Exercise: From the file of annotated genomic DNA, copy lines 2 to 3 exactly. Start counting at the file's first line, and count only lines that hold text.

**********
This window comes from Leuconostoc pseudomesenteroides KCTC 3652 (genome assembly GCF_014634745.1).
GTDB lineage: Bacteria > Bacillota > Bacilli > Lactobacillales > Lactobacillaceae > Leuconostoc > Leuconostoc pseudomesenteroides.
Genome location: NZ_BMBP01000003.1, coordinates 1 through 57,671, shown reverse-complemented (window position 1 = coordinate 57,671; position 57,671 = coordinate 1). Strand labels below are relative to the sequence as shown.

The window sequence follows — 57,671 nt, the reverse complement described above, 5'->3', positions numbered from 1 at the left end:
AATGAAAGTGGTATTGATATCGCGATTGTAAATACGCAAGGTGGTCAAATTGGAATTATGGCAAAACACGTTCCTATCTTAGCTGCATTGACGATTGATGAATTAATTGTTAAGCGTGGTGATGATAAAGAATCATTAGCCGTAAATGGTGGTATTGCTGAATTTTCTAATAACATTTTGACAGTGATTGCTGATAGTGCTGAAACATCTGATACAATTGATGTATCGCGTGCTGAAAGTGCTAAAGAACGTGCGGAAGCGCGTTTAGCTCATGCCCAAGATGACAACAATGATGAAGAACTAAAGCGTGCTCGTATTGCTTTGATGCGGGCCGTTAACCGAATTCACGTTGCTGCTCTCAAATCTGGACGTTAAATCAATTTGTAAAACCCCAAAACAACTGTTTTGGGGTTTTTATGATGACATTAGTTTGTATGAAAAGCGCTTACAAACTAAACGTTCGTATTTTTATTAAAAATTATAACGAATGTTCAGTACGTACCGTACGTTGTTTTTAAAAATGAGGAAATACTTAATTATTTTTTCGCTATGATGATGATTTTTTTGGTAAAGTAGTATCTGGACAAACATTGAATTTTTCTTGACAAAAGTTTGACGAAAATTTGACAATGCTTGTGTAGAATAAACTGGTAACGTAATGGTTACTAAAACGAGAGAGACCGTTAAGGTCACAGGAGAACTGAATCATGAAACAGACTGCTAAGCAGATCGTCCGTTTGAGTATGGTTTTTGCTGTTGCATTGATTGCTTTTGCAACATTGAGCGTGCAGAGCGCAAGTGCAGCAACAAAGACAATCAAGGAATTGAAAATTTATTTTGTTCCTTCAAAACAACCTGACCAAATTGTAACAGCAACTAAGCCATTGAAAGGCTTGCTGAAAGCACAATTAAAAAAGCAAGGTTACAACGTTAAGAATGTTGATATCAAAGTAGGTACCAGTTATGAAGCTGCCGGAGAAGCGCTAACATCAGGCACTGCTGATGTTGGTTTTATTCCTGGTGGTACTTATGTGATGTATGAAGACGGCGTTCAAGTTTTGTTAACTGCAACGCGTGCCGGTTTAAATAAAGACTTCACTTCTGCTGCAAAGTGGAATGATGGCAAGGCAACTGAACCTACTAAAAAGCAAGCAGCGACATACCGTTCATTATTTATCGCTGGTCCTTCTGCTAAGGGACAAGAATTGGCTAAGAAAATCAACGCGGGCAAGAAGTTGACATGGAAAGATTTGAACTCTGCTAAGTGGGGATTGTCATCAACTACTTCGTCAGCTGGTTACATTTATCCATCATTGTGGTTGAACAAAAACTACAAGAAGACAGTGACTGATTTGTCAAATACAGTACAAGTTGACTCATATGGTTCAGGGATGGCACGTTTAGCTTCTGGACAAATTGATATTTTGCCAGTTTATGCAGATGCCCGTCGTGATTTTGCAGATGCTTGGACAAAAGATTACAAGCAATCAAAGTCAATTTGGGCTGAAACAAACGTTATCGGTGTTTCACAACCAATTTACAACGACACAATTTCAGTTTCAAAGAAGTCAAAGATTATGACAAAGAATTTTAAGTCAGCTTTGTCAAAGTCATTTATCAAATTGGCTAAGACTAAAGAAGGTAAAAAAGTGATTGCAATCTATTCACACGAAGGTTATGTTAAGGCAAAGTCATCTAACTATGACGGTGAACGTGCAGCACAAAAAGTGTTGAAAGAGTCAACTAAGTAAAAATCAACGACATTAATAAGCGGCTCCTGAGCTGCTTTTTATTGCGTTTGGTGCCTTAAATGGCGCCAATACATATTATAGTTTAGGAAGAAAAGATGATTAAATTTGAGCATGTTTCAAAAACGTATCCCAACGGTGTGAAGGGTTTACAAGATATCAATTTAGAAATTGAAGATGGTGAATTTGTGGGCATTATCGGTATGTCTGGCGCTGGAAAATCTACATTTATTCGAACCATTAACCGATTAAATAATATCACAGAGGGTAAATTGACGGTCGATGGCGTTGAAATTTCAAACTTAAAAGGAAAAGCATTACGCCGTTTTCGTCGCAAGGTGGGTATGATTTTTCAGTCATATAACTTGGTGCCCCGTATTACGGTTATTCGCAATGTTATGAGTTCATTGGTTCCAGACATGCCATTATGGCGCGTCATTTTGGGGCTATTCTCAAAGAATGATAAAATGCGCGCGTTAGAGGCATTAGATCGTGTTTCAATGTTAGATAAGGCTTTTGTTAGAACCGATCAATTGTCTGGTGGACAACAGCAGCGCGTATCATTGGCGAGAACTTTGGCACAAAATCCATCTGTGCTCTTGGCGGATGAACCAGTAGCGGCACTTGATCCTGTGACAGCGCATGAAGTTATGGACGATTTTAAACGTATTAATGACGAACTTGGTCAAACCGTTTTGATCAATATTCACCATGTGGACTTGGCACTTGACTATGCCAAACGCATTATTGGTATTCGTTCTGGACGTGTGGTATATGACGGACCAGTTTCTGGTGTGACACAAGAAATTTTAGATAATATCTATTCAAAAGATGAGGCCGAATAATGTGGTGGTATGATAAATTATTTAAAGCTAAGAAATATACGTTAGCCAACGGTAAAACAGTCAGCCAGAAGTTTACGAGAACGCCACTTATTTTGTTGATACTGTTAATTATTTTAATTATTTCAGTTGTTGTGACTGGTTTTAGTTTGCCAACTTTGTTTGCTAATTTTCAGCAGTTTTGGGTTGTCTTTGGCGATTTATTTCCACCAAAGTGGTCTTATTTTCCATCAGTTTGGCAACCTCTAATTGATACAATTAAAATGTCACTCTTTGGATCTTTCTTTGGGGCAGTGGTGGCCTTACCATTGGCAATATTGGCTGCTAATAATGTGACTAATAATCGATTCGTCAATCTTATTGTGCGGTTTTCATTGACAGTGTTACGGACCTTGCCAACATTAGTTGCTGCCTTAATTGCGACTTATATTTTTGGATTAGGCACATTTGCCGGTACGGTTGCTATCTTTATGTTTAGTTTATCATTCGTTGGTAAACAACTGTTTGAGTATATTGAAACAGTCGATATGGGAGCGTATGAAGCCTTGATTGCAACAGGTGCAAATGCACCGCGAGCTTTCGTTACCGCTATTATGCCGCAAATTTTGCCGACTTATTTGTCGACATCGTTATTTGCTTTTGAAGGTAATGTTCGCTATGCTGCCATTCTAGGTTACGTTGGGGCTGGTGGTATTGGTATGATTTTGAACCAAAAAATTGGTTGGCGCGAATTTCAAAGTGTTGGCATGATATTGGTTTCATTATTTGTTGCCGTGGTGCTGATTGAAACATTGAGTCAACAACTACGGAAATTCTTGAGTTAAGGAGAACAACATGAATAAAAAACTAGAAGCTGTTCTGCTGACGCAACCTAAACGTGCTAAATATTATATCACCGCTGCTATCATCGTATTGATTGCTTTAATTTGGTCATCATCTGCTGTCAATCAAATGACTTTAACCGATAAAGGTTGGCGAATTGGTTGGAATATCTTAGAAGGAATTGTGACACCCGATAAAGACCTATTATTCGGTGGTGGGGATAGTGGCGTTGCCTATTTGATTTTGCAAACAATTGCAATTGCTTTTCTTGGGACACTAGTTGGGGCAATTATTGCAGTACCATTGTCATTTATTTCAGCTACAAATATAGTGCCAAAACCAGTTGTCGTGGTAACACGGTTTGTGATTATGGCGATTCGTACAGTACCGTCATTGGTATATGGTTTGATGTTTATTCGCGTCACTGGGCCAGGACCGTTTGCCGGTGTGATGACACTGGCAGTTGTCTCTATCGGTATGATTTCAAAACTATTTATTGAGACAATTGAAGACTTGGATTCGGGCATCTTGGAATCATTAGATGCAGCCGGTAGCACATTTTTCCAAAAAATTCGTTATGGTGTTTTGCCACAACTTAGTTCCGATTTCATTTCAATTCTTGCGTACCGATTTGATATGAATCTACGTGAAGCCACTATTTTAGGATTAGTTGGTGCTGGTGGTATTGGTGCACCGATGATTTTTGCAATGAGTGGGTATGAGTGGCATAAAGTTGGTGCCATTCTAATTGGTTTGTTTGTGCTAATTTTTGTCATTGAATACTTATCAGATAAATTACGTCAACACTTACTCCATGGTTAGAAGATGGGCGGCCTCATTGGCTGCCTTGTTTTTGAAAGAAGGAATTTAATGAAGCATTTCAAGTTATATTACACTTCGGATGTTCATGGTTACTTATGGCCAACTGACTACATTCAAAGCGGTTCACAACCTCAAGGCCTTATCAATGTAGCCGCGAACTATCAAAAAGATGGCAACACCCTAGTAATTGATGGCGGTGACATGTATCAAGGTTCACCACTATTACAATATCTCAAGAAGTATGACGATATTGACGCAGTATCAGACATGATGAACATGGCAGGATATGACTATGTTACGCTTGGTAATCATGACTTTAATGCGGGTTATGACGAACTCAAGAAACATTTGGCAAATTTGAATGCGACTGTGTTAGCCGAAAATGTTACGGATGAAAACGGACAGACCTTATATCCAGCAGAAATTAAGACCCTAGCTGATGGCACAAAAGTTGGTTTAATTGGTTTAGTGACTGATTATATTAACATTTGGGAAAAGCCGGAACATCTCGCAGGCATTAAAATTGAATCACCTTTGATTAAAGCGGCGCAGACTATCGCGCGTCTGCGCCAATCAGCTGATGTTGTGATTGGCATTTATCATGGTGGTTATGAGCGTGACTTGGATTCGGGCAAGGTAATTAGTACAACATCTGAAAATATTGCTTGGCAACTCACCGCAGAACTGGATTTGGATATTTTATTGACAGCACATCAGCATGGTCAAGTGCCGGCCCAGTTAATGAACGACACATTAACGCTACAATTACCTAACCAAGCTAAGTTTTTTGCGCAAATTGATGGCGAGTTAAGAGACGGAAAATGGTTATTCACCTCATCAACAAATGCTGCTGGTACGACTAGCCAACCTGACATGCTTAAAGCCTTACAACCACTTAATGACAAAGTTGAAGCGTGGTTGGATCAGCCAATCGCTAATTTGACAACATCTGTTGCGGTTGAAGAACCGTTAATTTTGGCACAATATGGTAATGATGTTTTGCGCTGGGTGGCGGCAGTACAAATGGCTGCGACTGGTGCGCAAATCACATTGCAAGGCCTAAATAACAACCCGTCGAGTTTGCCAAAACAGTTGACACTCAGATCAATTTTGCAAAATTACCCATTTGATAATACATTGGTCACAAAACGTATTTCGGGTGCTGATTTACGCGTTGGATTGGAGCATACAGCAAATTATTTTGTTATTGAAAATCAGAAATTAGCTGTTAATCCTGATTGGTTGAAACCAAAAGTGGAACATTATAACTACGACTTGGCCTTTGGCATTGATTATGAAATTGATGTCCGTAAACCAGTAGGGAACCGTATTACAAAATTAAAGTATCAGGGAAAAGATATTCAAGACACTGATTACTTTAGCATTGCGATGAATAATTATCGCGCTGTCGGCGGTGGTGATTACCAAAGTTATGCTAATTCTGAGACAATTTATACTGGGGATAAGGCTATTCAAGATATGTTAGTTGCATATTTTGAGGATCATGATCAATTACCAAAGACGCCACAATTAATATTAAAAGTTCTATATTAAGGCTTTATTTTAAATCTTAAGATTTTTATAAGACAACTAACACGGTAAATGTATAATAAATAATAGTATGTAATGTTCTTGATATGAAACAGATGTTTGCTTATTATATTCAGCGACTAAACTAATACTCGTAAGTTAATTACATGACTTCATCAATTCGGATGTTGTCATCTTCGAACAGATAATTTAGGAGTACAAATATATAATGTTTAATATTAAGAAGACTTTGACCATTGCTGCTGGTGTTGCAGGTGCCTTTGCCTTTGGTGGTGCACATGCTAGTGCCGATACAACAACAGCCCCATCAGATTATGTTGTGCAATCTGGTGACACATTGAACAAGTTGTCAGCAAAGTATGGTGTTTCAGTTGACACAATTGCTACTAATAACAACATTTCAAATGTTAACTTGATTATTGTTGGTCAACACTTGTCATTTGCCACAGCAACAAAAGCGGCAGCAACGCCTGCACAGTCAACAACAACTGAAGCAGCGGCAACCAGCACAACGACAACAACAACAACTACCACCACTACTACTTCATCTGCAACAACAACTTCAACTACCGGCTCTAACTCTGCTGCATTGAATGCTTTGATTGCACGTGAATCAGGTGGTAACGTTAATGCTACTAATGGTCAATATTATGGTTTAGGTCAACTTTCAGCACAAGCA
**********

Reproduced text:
GTDB lineage: Bacteria > Bacillota > Bacilli > Lactobacillales > Lactobacillaceae > Leuconostoc > Leuconostoc pseudomesenteroides.
Genome location: NZ_BMBP01000003.1, coordinates 1 through 57,671, shown reverse-complemented (window position 1 = coordinate 57,671; position 57,671 = coordinate 1). Strand labels below are relative to the sequence as shown.